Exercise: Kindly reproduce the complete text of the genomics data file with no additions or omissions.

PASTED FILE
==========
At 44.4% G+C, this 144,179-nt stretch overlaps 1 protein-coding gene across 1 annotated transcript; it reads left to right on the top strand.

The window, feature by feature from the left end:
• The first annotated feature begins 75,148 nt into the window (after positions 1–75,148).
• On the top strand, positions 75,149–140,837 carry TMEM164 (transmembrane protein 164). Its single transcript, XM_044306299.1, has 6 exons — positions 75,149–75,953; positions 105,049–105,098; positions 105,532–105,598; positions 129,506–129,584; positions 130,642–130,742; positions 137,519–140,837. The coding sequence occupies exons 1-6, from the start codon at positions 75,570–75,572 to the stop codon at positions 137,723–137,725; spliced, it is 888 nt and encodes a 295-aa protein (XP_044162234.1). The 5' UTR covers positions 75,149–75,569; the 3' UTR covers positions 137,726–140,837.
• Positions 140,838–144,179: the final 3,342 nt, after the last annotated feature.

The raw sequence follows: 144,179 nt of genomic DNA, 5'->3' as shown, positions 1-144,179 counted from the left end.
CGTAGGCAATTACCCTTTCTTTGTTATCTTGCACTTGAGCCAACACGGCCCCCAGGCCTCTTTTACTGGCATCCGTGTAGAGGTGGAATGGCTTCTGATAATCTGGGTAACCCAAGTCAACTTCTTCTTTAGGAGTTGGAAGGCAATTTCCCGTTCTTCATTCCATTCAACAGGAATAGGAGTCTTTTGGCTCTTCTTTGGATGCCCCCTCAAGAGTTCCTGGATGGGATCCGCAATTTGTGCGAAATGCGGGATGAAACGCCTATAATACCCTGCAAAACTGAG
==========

At 44.4% G+C, this 144,179-nt stretch overlaps 1 protein-coding gene across 1 annotated transcript; it reads left to right on the top strand.

The window, feature by feature from the left end:
• The first annotated feature begins 75,148 nt into the window (after positions 1–75,148).
• On the top strand, positions 75,149–140,837 carry TMEM164 (transmembrane protein 164). Its single transcript, XM_044306299.1, has 6 exons — positions 75,149–75,953; positions 105,049–105,098; positions 105,532–105,598; positions 129,506–129,584; positions 130,642–130,742; positions 137,519–140,837. The coding sequence occupies exons 1-6, from the start codon at positions 75,570–75,572 to the stop codon at positions 137,723–137,725; spliced, it is 888 nt and encodes a 295-aa protein (XP_044162234.1). The 5' UTR covers positions 75,149–75,569; the 3' UTR covers positions 137,726–140,837.
• Positions 140,838–144,179: the final 3,342 nt, after the last annotated feature.

The raw sequence follows: 144,179 nt of genomic DNA, 5'->3' as shown, positions 1-144,179 counted from the left end.
CGTAGGCAATTACCCTTTCTTTGTTATCTTGCACTTGAGCCAACACGGCCCCCAGGCCTCTTTTACTGGCATCCGTGTAGAGGTGGAATGGCTTCTGATAATCTGGGTAACCCAAGTCAACTTCTTCTTTAGGAGTTGGAAGGCAATTTCCCGTTCTTCATTCCATTCAACAGGAATAGGAGTCTTTTGGCTCTTCTTTGGATGCCCCCTCAAGAGTTCCTGGATGGGATCCGCAATTTGTGCGAAATGCGGGATGAAACGCCTATAATACCCTGCAAAACTGAG